First, the legislature may specify the type of harm for which a tortfeasor is liable. See Vining v. Avis Rent-A-Car, above; Concord Florida, Inc. v. Lewin, 341 So. 2d 242 (Fla. 3d DCA 1976) cert. denied 348 So. 2d 946 (Fla. 1977). Second, it may be shown that the particular defendant had actual knowledge that the same type of harm has resulted in the past from the same type of negligent conduct. See Homan v. County of Dade, 248 So. 2d 235 (Fla. 3d DCA 1971). Finally, there is the type of harm that has so frequently resulted from the same type of negligence that "`in the field of human experience' the same type of *523 result may be expected again." Pinkerton-Hays Lumber Co. v. Pope, 127 So. 2d 441, 443 (Fla. 1961) (emphasis in original).
We find that the third method of establishing the scope of risk is applicable to this case. Arata's stopping his car in the middle of an interstate highway is the type of negligence which "in the field of human experience" may result in the type of harm that occurred here. In this day of multilane freeways and fifty-five mile per hour speed limits, a reasonable person would have to conclude that stopping a car in the middle of an interstate creates a risk that other cars may collide as a result of trying to avoid hitting the stopped vehicle. In fact, the courts of this state have been confronted with such a situation several times. E.g., Davis v. Sobik's Sandwich Shops, Inc., 351 So. 2d 17 (Fla. 1977); Johnson v. Stroud, 189 So. 2d 206 (Fla. 2d DCA 1966) cert. denied 195 So. 2d 565 (Fla. 1966); Haislet v. Crowley, 170 So. 2d 88 (Fla. 2d DCA 1964); Pass v. Friedman, 140 So. 2d 883 (Fla. 3d DCA 1962) cert. denied 146 So. 2d 752 (Fla. 1962). In such multiple car accidents the jury may find more than one driver responsible. Davis v. Sobik's Sandwich Shops, Inc.; Johnson v. Stroud.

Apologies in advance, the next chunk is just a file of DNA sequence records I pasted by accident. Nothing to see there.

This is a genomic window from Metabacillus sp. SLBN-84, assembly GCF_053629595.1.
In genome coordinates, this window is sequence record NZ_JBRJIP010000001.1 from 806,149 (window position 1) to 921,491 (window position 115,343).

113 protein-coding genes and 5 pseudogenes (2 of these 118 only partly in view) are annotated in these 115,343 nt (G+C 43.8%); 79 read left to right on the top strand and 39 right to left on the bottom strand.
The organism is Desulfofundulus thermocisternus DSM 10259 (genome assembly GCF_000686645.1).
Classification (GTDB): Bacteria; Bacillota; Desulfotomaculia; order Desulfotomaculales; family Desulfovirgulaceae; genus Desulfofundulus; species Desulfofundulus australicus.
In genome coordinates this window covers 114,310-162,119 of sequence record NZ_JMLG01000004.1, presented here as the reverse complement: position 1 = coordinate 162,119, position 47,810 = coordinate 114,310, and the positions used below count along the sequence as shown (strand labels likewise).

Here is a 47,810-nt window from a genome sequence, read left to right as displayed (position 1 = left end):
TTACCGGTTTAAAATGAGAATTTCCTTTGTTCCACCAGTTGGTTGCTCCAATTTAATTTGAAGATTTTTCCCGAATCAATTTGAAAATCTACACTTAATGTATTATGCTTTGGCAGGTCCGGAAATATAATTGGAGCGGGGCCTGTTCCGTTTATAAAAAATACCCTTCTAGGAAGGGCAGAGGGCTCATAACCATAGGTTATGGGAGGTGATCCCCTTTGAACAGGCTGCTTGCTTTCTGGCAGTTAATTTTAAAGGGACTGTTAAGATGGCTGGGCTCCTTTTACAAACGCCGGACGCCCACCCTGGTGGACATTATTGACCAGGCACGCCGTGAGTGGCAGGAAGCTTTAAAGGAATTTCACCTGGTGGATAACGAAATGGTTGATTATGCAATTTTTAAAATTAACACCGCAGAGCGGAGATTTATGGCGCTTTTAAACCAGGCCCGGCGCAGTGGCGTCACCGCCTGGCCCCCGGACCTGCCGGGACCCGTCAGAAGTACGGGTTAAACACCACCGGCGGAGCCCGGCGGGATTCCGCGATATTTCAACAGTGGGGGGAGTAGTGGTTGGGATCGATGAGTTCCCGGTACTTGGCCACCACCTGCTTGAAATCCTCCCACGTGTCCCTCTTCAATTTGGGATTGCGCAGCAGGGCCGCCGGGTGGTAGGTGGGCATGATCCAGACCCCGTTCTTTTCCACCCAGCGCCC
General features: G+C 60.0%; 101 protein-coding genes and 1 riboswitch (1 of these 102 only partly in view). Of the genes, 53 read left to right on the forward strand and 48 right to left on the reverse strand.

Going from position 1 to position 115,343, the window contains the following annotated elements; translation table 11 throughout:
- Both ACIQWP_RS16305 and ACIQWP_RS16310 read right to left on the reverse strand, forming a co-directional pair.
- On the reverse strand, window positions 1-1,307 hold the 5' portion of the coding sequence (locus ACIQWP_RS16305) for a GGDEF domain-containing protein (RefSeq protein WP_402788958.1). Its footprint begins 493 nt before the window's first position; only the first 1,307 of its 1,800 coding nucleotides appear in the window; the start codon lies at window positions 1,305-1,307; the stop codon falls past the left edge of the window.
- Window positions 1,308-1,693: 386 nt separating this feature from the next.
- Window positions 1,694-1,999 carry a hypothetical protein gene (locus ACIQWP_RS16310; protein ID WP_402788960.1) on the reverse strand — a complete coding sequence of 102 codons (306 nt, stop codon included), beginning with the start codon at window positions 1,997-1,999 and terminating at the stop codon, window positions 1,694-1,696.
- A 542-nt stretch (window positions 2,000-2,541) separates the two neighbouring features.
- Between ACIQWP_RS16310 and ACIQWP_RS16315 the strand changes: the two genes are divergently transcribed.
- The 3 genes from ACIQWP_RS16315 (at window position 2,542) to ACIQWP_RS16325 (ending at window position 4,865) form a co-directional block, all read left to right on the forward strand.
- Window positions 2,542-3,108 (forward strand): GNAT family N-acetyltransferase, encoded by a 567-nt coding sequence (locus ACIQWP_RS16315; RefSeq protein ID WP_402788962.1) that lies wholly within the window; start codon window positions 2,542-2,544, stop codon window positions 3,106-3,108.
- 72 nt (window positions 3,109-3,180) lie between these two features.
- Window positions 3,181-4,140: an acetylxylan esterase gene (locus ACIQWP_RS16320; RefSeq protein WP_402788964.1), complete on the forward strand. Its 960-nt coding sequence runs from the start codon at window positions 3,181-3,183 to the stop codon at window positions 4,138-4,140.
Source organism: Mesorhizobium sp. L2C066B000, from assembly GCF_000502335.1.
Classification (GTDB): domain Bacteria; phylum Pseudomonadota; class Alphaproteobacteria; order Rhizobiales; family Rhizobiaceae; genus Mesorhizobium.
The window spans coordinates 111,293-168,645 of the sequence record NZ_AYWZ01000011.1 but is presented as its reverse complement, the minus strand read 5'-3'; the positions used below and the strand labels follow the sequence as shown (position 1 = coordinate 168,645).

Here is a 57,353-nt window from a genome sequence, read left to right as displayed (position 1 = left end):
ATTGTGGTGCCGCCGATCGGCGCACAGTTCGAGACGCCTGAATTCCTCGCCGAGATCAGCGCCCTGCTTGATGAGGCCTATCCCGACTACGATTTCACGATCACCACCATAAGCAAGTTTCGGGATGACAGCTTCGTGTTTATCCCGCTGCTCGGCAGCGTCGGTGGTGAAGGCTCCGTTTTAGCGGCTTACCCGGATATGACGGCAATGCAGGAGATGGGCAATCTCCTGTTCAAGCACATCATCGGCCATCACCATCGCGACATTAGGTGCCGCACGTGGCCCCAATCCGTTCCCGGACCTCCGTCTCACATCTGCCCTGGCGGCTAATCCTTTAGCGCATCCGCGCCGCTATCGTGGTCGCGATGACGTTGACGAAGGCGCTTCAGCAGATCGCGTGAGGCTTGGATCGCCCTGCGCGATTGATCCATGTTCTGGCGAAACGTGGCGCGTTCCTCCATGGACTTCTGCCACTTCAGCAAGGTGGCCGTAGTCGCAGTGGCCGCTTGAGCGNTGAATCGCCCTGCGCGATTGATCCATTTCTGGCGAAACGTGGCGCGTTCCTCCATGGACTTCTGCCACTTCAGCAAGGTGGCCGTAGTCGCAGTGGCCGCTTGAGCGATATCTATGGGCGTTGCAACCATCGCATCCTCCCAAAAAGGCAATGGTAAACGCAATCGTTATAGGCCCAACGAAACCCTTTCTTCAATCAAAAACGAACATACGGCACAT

We therefore quash the district court of appeal's decision and remand this case with instructions that it be sent back to the circuit court for further proceedings consistent with this opinion.
It is so ordered.
ADKINS, ALDERMAN and McDONALD, JJ., concur.
ENGLAND, C.J., and OVERTON and SUNDBERG, JJ., would discharge the writ of certiorari as having been improvidently granted because of the absence of direct conflict between this decision and the decisions asserted as creating conflict jurisdiction.